In 2009, James Cameron, using an improved 3D technique, created and released Avatar in 3D, which became highest grossing film of all time, with box office takings around $2.7 billion dollars plus - starting a frenzied gold rush by movie studios. (I have to say I do like James Cameron’s work but I don’t enjoy 3D. I actually saw Avatar on DVD, which was enjoyable, but nowhere as good as Aliens 2. Cut to present day – since 2009 the Hollywood 3D bandwagon rolled out films shot in 3D or shot in 2D (normal vision) and then converted into 3D. Once again the audiences flocked to the cinema, and “oooh” “ahhh” “woww” could be heard across auditoriums. Déjà vu anyone?

We are now being told 3D is the future – James Cameron believes this so much that he says will no longer film in 2D. He has converted his film Titanic into 3D through his company Cameron Pace Group (and many others are using his company for 3D, not bad for extra revenue if you can get it!) Other established film-makers such as Steven Spielberg (Tintin), Peter Jackson (The Hobbit), Michael Bay (Transformers 3), Martin Scorsese (Hugo) and a few others are in the process of creating their first 3D picture or have already released in 3D. The cost of 3D film production is expensive and time consuming - and what are the real benefits? Disney recently re-released The Lion King in 3D which made money. But I think it would of done so even if it had just a normal (2D) re-release as its in a small group of classic family animated movies whose appeal on re-release is not necessarily tied to the 3D gimmick.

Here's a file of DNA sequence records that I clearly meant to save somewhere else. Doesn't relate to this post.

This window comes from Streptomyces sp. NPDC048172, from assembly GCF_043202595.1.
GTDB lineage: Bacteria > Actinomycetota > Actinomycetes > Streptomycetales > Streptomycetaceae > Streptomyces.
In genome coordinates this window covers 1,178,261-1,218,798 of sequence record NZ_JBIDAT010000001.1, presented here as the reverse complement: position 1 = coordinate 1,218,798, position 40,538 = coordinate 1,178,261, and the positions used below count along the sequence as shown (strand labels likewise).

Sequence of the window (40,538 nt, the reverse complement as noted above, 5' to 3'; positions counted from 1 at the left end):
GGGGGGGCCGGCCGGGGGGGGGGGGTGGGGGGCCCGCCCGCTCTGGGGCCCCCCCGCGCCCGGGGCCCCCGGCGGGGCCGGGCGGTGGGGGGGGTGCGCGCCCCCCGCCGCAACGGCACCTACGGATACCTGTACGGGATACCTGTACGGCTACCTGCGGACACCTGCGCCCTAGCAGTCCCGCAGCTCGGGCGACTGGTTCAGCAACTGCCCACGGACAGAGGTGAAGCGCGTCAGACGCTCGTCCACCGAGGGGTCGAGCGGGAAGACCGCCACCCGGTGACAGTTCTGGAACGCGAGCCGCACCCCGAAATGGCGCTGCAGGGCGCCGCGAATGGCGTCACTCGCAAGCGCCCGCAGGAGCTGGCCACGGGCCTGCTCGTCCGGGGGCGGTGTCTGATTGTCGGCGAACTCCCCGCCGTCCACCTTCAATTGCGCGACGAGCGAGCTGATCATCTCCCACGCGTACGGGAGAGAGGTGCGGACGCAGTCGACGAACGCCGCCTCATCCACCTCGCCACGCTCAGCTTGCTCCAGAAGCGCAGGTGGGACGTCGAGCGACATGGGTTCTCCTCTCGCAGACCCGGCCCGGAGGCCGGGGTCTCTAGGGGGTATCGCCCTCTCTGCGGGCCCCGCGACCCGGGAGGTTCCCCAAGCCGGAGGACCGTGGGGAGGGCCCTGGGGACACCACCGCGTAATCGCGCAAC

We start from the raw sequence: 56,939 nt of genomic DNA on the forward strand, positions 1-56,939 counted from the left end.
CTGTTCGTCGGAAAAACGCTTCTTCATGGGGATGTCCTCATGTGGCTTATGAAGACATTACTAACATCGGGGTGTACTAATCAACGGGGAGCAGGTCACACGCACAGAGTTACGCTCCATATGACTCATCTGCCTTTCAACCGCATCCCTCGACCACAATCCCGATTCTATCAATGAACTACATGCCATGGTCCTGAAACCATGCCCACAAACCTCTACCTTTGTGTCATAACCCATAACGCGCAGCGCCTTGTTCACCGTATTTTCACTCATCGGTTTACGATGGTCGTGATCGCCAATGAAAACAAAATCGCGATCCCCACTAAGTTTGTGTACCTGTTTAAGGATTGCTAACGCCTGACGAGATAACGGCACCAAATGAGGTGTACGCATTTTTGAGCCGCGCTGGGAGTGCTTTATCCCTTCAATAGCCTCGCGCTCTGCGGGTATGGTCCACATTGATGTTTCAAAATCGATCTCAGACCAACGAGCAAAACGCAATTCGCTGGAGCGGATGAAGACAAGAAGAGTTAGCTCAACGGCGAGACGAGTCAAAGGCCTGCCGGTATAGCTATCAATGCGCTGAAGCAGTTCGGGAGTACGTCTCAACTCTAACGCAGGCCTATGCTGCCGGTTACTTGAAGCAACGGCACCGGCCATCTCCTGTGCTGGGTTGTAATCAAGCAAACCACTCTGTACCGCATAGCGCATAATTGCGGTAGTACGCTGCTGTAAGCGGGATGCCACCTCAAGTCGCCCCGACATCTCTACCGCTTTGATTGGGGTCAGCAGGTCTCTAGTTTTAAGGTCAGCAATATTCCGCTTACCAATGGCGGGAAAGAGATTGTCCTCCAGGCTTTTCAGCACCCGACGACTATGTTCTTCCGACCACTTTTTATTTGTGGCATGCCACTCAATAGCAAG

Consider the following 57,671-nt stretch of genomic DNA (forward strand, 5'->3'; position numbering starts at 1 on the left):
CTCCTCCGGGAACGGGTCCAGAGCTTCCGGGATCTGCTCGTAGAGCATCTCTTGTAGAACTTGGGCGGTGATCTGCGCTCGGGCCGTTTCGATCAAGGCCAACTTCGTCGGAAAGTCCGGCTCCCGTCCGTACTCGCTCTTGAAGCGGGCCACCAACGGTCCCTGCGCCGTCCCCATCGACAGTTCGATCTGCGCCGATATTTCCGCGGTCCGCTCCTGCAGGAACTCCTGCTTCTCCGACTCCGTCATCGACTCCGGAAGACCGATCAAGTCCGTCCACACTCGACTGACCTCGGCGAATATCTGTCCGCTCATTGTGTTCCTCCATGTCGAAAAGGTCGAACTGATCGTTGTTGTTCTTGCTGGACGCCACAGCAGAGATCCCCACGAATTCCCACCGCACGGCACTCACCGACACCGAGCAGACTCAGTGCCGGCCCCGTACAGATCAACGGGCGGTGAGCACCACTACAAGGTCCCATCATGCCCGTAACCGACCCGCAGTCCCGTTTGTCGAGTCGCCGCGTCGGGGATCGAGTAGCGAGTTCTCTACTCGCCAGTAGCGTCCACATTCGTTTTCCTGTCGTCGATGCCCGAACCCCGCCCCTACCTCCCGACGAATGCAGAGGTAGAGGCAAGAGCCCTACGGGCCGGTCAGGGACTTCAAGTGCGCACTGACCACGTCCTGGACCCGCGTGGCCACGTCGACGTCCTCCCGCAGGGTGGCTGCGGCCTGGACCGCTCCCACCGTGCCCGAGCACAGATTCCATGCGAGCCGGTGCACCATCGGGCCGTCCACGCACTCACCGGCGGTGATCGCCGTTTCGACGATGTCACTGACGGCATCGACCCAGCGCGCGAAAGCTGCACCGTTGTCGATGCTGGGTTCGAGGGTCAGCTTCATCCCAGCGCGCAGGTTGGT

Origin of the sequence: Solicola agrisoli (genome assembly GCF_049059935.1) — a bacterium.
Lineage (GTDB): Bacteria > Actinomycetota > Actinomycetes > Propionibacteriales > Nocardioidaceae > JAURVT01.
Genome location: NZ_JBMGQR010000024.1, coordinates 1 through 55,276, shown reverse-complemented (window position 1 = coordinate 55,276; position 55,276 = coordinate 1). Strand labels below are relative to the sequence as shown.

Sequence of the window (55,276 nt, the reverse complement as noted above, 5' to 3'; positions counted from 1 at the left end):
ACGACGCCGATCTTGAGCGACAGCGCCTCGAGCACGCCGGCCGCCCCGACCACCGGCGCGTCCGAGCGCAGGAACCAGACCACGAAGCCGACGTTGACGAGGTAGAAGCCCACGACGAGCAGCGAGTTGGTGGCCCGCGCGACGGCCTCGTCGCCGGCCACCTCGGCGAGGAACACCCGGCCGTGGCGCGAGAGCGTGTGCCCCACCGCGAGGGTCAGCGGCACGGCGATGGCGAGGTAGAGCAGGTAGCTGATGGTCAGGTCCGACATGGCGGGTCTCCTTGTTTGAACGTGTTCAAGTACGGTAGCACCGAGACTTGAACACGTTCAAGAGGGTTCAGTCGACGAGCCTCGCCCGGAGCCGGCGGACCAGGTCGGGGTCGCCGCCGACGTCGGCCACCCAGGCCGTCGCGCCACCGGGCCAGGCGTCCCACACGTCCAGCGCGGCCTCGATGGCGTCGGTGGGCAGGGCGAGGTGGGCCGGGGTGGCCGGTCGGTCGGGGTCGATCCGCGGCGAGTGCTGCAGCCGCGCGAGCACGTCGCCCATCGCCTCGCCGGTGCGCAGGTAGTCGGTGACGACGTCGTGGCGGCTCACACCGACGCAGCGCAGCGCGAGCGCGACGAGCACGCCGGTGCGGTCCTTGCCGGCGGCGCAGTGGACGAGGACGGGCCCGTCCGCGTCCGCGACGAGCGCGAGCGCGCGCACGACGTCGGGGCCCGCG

3D films to date have taken in far, far less than Avatar's $2.7 billion creating a serious air of disappointment in the movie world. 3D production is still going ahead, but the audience is losing interest. We are being told 3D is the future but if so, why are audiences opting to watch more normal versions (2D) of films? Here are some reasons:

3D causes headaches, eye strain and nausea. 3D is a gimmick - it feels like a roller-coaster ride in a theme park and not much more. Ticket prices, already rising, are even more expensive for 3D films. 3D glasses are uncomfortable; people don’t like wearing them, and the tinted 3D glasses make the picture darker. Additionally, people with eye problems cannot experience 3D. Finally, 3D detracts from atmosphere and emotions of the film.